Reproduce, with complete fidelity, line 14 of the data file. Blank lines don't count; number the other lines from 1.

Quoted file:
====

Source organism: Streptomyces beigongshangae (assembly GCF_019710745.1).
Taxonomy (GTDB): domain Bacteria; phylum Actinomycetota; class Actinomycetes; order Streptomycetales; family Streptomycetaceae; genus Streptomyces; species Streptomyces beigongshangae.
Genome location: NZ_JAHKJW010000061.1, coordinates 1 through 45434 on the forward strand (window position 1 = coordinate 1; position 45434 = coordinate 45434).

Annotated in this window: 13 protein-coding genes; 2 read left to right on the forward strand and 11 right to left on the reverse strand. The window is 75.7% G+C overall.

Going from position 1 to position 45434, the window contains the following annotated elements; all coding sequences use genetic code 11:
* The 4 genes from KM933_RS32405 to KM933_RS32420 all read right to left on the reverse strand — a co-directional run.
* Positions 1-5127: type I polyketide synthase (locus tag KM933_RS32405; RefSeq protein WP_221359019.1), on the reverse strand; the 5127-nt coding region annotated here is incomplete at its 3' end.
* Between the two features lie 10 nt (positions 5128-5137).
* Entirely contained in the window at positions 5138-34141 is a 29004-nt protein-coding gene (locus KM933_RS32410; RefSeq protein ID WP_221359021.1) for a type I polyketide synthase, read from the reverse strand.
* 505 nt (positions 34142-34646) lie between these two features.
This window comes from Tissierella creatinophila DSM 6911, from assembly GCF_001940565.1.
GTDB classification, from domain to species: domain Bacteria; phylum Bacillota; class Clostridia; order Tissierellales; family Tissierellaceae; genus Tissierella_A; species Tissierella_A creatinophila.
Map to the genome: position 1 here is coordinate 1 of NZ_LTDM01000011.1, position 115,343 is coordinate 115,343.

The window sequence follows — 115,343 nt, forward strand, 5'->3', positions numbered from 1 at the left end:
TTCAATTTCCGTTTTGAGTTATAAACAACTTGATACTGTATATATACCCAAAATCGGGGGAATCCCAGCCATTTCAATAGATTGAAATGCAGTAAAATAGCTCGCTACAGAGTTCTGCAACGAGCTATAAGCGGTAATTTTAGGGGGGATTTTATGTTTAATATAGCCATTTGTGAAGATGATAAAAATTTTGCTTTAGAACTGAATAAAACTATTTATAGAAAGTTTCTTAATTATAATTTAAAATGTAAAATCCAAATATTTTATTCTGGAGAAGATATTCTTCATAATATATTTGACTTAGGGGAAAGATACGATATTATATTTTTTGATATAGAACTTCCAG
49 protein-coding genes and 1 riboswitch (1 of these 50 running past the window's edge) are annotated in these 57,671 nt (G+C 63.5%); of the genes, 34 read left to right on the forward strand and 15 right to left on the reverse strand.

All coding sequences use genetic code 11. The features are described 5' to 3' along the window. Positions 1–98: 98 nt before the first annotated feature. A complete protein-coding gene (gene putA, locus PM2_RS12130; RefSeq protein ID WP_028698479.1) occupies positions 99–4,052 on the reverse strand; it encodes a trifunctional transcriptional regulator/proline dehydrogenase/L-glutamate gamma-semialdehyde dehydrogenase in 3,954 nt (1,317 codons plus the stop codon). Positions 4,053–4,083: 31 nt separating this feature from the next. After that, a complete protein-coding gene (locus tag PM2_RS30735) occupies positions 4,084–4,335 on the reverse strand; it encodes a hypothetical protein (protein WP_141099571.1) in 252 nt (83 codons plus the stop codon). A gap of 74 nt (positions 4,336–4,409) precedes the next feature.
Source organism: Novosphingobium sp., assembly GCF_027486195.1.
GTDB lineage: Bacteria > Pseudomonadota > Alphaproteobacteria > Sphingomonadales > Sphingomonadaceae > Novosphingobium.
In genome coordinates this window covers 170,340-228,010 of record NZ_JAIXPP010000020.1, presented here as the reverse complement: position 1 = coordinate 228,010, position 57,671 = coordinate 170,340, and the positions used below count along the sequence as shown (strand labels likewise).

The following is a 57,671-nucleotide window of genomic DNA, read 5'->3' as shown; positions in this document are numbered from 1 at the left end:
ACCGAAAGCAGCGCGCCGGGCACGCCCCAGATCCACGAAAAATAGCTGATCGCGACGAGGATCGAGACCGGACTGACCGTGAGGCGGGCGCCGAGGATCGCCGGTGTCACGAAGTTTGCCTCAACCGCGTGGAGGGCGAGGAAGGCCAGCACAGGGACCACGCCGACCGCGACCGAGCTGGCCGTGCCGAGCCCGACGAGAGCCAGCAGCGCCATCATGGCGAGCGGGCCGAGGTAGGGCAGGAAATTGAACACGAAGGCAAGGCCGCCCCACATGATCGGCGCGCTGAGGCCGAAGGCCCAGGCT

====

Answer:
The window sequence follows — 115,343 nt, forward strand, 5'->3', positions numbered from 1 at the left end: